FALLS CHURCH, Va. — The Air Force Medical Service has launched a new online Patient and Family Engagement Toolkit aimed at engaging patients and their families and providing a “one-stop shop” for all the different ways patients can better partner with their healthcare provider.
This toolkit can help patients learn how to better prepare for medical visits, speak up when they have questions, and take charge of their health.
“The patient should always be in the driver’s seat,” said Col. John Oh, chief of Preventive Medicine for the Air Force Medical Support Agency. “With the way technology is changing and the amount of information that’s out there, they really can be even more in control of their information. I think the biggest thing with the toolkit is we’re trying to change the culture.”
The team behind the site has big plans to improve it as time goes on. Oh said they want to add videos, blogs, contests, and whatever else they can to keep people engaged with the toolkit and the resources available.
“I know there are a lot of patients out there who have good stories to share that can help other patients and other families — things that they’ve done that went well or things that didn’t go very well. We’re hungry for the stories that are out there.”
There’s a link on the site called “Share Your Story,” that encourages patients to contact Col. Tim Stevens, the project officer for Trusted Care Patient Centeredness.
Stevens said, “Somebody may be afraid to speak up or doesn’t really know if there’s much value in that. If somebody else shared their story related to speaking up and there was a good health outcome, it might be something that motivates them to do the same if they needed that encouragement.”
One goal of the site is to continue to make Military Health System data on quality, safety, access, and patient satisfaction more available for patients. Right now there is a lot of data available online, and they plan to find ways to enhance the ability to sort that data going forward.
Oh also emphasized that it’s important to ask questions. He recently had a patient ask him about her lab results she had looked up at TRICARE Online. The question ended up being rather insignificant, and she felt embarrassed at the end of the visit. But when she mentioned her “silly question” to him, he said it wasn’t silly at all.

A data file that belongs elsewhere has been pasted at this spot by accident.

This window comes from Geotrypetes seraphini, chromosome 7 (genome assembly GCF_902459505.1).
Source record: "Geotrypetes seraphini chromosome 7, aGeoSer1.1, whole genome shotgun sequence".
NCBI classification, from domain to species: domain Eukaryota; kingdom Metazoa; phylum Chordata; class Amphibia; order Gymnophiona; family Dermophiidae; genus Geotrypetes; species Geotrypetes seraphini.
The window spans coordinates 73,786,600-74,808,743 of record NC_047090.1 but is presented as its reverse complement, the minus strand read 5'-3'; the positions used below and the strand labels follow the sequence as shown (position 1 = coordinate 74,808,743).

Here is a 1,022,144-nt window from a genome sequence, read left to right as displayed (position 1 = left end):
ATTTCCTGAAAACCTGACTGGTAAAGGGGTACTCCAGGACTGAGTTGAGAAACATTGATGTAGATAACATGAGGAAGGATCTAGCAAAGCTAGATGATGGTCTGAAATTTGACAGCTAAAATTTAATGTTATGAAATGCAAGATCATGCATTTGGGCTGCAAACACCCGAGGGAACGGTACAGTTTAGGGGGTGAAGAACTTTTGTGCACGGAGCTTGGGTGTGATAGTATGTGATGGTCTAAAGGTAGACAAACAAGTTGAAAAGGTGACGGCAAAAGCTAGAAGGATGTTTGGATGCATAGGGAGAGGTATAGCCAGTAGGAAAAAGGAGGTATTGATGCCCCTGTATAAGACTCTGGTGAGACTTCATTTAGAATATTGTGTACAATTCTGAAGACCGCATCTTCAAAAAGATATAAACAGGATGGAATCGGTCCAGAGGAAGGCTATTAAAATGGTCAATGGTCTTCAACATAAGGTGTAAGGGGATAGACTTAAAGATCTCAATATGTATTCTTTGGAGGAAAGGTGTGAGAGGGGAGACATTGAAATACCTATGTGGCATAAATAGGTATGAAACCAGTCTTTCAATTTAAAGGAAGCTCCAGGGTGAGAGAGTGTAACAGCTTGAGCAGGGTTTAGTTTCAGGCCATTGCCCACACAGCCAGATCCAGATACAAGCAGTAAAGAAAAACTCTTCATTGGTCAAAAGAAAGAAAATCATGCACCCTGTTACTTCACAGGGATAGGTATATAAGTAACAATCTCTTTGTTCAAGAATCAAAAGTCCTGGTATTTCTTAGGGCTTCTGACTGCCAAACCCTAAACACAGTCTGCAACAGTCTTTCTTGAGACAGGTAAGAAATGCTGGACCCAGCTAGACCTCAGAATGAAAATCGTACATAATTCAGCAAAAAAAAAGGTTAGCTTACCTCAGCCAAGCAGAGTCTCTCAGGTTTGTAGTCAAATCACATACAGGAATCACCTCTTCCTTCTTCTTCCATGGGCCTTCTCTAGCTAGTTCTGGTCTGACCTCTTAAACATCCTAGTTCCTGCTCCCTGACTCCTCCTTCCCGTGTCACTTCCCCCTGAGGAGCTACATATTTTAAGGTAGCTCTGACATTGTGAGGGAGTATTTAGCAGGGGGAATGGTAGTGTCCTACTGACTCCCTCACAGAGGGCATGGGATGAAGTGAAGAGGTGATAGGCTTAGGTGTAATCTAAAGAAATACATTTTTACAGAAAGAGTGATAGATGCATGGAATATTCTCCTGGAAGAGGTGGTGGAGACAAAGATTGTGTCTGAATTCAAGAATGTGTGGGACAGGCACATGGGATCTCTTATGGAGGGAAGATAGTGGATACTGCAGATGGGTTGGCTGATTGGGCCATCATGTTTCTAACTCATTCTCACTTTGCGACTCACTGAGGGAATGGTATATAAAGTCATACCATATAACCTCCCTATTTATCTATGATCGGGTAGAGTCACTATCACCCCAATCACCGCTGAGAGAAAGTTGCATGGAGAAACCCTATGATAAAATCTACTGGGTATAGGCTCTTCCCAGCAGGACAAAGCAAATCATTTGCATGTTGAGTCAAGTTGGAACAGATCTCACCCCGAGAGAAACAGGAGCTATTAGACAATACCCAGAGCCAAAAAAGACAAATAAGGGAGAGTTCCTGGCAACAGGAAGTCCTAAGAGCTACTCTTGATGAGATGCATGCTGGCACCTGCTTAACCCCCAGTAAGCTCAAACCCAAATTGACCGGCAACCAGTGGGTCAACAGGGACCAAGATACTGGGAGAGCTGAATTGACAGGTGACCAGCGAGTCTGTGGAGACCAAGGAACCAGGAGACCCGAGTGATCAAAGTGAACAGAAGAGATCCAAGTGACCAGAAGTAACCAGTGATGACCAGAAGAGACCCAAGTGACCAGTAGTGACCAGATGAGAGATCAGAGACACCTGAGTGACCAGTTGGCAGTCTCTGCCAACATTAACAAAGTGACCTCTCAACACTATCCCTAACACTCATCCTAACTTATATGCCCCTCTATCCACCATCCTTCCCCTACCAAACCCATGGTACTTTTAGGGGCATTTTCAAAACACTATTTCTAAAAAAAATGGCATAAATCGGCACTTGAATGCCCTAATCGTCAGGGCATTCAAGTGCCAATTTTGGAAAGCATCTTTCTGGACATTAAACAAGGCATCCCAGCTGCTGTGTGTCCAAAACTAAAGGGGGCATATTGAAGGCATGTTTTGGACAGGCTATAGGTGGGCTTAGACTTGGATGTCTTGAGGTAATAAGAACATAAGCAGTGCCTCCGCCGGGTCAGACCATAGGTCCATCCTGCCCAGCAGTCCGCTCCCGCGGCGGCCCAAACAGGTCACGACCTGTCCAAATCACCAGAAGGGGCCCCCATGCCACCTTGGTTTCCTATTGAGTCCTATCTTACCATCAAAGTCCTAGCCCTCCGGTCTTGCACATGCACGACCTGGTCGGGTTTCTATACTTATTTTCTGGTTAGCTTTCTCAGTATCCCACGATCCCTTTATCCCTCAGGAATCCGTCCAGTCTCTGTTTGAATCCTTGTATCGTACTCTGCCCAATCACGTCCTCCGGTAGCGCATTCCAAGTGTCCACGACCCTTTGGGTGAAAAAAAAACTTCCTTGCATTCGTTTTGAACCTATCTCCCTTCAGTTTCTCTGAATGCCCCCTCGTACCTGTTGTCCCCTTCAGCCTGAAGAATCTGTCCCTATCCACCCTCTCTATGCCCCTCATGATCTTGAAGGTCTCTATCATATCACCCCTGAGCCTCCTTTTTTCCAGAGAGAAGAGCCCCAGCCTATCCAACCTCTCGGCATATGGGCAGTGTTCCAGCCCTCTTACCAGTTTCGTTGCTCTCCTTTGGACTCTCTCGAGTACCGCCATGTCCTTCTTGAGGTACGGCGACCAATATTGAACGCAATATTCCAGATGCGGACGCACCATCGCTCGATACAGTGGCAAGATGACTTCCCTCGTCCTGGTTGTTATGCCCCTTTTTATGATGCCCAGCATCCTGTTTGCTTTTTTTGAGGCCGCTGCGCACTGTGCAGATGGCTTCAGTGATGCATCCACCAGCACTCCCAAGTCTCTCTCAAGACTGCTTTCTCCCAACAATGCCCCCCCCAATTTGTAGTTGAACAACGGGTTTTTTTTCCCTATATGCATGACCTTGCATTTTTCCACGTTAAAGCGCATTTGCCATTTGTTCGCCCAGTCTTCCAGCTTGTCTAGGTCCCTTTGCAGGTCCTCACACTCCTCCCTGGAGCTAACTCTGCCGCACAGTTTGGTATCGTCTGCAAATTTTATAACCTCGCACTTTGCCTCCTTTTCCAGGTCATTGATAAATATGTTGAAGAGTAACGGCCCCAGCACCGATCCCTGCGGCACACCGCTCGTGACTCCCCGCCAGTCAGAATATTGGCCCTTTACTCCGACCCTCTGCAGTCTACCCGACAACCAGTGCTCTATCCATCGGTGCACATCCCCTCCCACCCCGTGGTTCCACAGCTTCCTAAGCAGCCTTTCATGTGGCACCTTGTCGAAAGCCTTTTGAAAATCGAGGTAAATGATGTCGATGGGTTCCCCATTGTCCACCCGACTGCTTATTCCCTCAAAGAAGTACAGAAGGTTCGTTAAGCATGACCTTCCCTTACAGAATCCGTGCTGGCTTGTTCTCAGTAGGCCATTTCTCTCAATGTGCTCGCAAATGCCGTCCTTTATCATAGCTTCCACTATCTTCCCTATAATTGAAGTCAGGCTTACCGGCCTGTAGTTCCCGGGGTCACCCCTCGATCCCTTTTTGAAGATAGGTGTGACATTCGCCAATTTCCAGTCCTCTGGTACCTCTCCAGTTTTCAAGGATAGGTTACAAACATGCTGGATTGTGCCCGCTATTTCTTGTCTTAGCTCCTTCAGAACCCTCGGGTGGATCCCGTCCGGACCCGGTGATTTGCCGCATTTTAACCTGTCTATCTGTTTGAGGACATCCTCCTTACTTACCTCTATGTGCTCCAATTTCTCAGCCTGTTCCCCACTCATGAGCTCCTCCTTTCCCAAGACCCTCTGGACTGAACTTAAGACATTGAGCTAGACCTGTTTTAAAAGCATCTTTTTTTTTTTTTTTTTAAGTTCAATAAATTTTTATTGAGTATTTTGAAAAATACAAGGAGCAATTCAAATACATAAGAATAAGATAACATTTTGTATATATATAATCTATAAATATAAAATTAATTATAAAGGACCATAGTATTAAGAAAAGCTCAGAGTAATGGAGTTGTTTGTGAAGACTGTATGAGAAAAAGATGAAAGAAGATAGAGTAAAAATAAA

“They’re your labs. You should ask questions. You should never feel embarrassed or ashamed or feel like you’re taking up someone’s time,” Oh said. “Obviously you can’t come with two dozen questions, but you should always bring up at least a few as well as anything you’re curious about.”
He said it’s important that patients know this site isn’t just for them. It also applies to all of the AFMS because it’s a statement of what providers and other AFMS staff should value.
“We want to encourage patients to get involved,” Oh said. “There’s even a section called ‘Help Improve the System.’ It could be something as simple as filling out the Joint Outpatient Experience survey because we look at that data.”
Military treatment facilities also regularly have volunteer opportunities for patients that include bringing them in as advisors or serving on committees. Oh said he wants to see more patients “raising their hands” for those experiences.
“We can just go ahead and make improvements ourselves, but I think we’ll be more effective if we get patients and families to provide their input and make it better. We designed the toolkit to provide really simple, concrete actionable information. We think it’s the kind of information people can really use for their benefit or their families’ benefit.”
The Patient and Family Engagement Toolkit is now available online and includes links to outside resources and advice on ways to get involved in your personal healthcare.